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Denver's low-income homeowners are losing ground, but policies can help stem that loss
Denver, Colorado    
Publication Date
Urban Institute
This white paper notes that Denver's economy is thriving, with unemployment below the national average and wages above those of similar areas, at the same time, 82 percent of Denver's very low-income households are cost-burdened and working class homeowners face rising property taxes. The authors present four policies that Denver and other economical thriving cities are exploring to minimize displacement and other adverse effects on low-income homeowners.

To increase homeownership, the authors suggest financial education and assistance, such as gap funding for downpayments and closing costs. For existing homeowners, the white paper suggests assistance with constructing accessory dwelling units to increase income and offset increased taxes, such assistance could be beneficial loan products, expedited permit reviews, and vetted contractors.

The white paper also suggests property tax abatements to help reduce displacement of long-time homeowners. Such a policy can identify the percentage of property tax increases, maximum household income, and length of residency that would make owners eligible for tax abatement. The authors also suggest an abatement program could be enacted for developers of affordable units in lower income neighborhoods.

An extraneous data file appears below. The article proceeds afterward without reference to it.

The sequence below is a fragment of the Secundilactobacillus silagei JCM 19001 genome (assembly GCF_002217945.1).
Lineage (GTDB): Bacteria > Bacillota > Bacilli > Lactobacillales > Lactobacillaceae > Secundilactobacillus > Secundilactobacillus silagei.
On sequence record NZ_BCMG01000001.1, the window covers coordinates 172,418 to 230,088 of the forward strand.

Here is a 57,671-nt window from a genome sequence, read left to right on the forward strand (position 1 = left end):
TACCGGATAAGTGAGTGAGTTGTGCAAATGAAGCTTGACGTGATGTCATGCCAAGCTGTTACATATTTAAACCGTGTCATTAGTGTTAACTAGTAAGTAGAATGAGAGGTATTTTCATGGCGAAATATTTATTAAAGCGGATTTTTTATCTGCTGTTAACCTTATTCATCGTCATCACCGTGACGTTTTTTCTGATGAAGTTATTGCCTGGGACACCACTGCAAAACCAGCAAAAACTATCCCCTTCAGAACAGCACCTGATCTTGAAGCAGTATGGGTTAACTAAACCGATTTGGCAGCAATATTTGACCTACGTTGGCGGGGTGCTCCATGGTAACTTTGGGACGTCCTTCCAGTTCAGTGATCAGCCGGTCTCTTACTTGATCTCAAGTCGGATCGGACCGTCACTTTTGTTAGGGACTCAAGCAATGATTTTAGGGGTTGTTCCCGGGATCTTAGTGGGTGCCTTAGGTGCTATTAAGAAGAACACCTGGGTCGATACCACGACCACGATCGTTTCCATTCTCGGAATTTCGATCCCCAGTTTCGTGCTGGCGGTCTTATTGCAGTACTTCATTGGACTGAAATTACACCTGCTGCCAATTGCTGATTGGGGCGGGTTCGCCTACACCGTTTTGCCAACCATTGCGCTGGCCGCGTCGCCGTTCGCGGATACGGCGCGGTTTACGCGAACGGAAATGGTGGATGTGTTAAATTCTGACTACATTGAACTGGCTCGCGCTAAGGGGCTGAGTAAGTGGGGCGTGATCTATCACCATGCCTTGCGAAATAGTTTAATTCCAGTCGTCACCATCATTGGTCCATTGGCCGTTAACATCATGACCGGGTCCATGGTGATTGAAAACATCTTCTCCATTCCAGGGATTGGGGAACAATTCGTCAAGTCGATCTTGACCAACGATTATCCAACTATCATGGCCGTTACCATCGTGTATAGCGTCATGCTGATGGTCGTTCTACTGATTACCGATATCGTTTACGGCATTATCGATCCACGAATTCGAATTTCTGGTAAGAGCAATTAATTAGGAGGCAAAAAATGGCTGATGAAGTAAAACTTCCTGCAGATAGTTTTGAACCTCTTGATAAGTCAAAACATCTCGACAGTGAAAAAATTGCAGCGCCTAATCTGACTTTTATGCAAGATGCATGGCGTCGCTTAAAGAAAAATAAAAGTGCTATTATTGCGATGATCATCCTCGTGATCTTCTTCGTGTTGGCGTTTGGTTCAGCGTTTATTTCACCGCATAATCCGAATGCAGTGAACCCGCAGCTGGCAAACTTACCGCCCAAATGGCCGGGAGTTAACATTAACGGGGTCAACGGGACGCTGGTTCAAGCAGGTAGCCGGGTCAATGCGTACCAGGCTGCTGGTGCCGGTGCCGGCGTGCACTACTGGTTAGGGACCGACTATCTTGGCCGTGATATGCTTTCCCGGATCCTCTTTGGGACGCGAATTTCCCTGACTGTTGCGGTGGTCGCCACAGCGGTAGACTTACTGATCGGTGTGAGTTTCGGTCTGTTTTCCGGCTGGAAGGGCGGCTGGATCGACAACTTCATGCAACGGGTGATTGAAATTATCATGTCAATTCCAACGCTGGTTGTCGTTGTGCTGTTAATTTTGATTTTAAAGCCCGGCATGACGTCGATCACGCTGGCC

The fourth policy presented in the white paper recommends a community land trust program to maintaining long-term homeownership. The land trust, as owner of the land, provides affordable long-term leases to the low-income homeowners. When owners sell their house, profits of the sales resulting from increased property values are divided, the land trust receives some of the money to maintain its program, and the homeowners increase their personal wealth.